Helpful Information

What is hirsutism and how is it defined?

Hirsutism is a condition that results in excessive hair growth in women in areas where hair is typically minimal or absent, such as the face, chest, and back. The hair is often dark and coarse, similar to male-pattern hair growth. This condition can stem from an increased level of androgens (male hormones) or an increased sensitivity to these hormones.

What causes facial hair growth in women?

Facial hair growth in women can be caused by a variety of factors, most commonly hormonal imbalances. Conditions such as polycystic ovary syndrome (PCOS), adrenal gland disorders, or certain medications can increase the levels of male hormones, leading to hirsutism. Genetic factors may also contribute to the condition.

Is hirsutism a sign of a more serious health condition?

While hirsutism itself is not harmful, it can sometimes indicate an underlying health condition, such as PCOS or adrenal gland disorders, which might require treatment. If hirsutism develops suddenly or is accompanied by other symptoms like deepening of the voice, it's important to seek medical attention as it may indicate a more serious condition.

What are the common symptoms of hirsutism?

The primary symptom of hirsutism is the presence of thick, dark hair in areas where women typically have little to no hair, including the face, chest, lower abdomen, and back. In some cases, hirsutism may be accompanied by other symptoms of hormonal imbalance, such as acne, irregular periods, or deepening voice.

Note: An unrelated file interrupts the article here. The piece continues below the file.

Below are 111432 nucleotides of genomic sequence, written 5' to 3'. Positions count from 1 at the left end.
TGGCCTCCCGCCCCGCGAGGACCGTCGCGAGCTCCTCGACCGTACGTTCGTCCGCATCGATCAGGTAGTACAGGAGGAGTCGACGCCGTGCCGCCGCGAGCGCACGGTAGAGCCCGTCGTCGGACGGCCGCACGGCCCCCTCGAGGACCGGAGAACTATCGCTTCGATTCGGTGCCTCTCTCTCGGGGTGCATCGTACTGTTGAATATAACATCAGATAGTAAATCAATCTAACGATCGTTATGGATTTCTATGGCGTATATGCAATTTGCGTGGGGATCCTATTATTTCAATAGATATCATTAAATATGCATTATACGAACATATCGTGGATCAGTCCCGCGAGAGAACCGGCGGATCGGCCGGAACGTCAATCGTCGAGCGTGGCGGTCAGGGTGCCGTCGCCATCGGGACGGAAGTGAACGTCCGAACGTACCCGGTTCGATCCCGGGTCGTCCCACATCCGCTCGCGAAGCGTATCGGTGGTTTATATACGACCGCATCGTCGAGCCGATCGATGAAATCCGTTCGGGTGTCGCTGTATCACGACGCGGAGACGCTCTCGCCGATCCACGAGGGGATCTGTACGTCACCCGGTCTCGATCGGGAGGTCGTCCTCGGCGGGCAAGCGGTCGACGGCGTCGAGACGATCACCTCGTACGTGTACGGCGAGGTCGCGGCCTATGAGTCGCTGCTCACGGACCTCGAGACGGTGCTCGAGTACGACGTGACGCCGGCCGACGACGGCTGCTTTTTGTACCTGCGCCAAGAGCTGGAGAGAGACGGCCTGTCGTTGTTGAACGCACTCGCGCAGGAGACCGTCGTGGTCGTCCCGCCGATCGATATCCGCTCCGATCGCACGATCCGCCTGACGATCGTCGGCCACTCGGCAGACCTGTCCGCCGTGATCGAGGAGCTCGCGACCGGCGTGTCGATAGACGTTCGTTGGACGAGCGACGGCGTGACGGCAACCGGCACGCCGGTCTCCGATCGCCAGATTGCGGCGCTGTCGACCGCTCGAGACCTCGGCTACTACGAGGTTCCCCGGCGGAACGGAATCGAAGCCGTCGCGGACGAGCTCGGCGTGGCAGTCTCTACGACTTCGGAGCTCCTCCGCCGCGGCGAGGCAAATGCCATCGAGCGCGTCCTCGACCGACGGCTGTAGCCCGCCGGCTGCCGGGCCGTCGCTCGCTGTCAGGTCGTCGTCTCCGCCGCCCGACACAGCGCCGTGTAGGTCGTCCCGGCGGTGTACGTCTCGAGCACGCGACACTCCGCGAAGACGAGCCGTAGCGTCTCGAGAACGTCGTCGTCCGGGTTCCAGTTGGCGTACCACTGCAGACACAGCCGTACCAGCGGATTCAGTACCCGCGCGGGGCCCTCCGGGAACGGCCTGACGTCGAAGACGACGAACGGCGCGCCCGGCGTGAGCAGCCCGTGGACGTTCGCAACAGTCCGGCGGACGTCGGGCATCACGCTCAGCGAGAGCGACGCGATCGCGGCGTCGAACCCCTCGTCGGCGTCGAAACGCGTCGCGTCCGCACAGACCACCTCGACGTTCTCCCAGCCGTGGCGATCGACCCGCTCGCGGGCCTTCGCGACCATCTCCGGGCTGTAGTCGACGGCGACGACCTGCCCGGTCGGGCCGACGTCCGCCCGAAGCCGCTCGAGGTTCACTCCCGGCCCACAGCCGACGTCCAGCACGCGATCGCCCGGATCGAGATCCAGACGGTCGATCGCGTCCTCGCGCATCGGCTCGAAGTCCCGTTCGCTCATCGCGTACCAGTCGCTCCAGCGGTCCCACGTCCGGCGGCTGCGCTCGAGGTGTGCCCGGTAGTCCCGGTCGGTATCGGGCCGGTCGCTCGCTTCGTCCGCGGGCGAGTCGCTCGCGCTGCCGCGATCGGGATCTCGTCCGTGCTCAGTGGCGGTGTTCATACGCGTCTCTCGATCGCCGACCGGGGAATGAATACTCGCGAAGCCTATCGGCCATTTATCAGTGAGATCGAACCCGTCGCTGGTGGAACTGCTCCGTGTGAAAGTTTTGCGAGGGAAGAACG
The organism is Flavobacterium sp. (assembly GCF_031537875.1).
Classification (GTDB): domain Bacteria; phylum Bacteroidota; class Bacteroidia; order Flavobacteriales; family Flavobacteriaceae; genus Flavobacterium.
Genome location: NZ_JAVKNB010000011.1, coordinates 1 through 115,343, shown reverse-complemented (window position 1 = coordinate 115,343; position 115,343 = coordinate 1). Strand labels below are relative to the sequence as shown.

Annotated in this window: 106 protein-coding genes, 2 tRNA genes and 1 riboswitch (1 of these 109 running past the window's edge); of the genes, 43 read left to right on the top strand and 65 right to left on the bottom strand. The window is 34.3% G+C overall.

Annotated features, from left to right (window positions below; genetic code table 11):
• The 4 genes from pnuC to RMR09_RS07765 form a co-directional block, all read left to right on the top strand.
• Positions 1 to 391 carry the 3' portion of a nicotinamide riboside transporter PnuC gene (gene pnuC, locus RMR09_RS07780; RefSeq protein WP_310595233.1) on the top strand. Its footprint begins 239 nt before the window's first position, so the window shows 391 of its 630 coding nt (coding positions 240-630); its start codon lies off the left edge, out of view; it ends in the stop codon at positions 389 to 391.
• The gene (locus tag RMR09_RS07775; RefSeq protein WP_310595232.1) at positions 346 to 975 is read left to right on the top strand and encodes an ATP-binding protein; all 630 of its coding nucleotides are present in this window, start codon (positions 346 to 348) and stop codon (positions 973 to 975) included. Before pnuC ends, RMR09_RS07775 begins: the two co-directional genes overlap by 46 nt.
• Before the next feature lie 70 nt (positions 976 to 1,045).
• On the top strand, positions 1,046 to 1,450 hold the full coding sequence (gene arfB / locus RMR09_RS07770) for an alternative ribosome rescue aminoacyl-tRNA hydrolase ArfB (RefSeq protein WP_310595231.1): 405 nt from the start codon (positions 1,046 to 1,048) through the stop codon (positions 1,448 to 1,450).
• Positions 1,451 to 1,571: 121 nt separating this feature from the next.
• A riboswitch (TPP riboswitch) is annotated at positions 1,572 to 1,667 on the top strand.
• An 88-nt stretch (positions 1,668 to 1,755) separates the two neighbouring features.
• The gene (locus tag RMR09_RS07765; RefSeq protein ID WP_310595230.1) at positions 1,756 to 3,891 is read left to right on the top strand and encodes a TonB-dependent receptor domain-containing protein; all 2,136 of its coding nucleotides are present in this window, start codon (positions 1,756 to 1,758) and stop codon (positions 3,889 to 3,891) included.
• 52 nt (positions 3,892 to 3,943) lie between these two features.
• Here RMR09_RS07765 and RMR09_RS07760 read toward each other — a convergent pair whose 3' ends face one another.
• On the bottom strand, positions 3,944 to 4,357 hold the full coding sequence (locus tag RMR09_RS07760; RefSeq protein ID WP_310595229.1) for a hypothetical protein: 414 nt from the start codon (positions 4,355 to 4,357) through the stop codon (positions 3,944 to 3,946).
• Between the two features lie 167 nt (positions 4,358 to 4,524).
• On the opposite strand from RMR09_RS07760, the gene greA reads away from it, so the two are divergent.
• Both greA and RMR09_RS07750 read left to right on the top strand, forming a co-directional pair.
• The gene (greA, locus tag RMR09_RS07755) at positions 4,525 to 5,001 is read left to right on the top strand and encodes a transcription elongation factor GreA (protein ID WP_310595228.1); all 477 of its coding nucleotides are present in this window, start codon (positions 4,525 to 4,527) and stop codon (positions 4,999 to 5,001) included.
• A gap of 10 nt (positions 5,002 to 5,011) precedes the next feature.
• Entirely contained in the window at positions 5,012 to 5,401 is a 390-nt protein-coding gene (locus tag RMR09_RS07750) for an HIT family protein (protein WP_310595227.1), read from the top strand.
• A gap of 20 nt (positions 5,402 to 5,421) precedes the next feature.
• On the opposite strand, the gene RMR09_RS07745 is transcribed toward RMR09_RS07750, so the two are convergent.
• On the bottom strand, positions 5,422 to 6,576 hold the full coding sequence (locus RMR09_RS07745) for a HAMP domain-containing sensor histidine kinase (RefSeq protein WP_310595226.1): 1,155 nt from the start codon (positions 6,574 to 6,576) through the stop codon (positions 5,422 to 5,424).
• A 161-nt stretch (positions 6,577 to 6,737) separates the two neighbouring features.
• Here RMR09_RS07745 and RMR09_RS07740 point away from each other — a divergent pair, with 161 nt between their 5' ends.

How can I reduce or stop facial hair growth due to hirsutism?

The management of hirsutism often involves addressing the underlying hormonal imbalance through medications, lifestyle changes such as a healthier diet and regular exercise, and direct hair removal methods like shaving, waxing, laser treatment, or electrolysis. However, it's crucial to consult with a healthcare provider to determine the most effective approach for each individual case.

Are there lifestyle changes that can help manage hirsutism?

Yes, maintaining a healthy weight, exercising regularly, and eating a balanced diet can help manage hirsutism. These lifestyle changes can help regulate hormone levels and potentially reduce the severity of the condition. However, they should be done alongside other treatments as advised by a healthcare professional.

What types of medications are used to treat hirsutism?

Medications used to treat hirsutism are often aimed at reducing androgen levels or preventing androgens from acting on the hair follicles. These may include oral contraceptives, anti-androgen medications, or medications like metformin in cases where PCOS is involved.

How does hormone therapy help in managing hirsutism?

Hormone therapy, such as oral contraceptives, can help manage hirsutism by regulating hormone levels, particularly by reducing the level of androgens in the body. This can slow down the growth of unwanted hair, but it typically takes several months to see a noticeable change.

What are the non-pharmaceutical treatment options for hirsutism, such as laser hair removal and electrolysis?

Laser hair removal and electrolysis are common non-pharmaceutical treatment options for hirsutism. Laser hair removal uses light energy to damage hair follicles and reduce hair growth, while electrolysis destroys the hair follicle using electric current. These methods can provide long-term reduction of hair growth, but multiple sessions are typically required.

Are there natural or home remedies for hirsutism?

While there are some natural remedies suggested for hirsutism, such as spearmint tea or a low-glycemic diet, their effectiveness varies greatly among individuals and they're generally not as effective as medical treatments. It's important to consult a healthcare provider before trying natural remedies, especially in conjunction with other treatments.

Can diet and exercise affect hirsutism?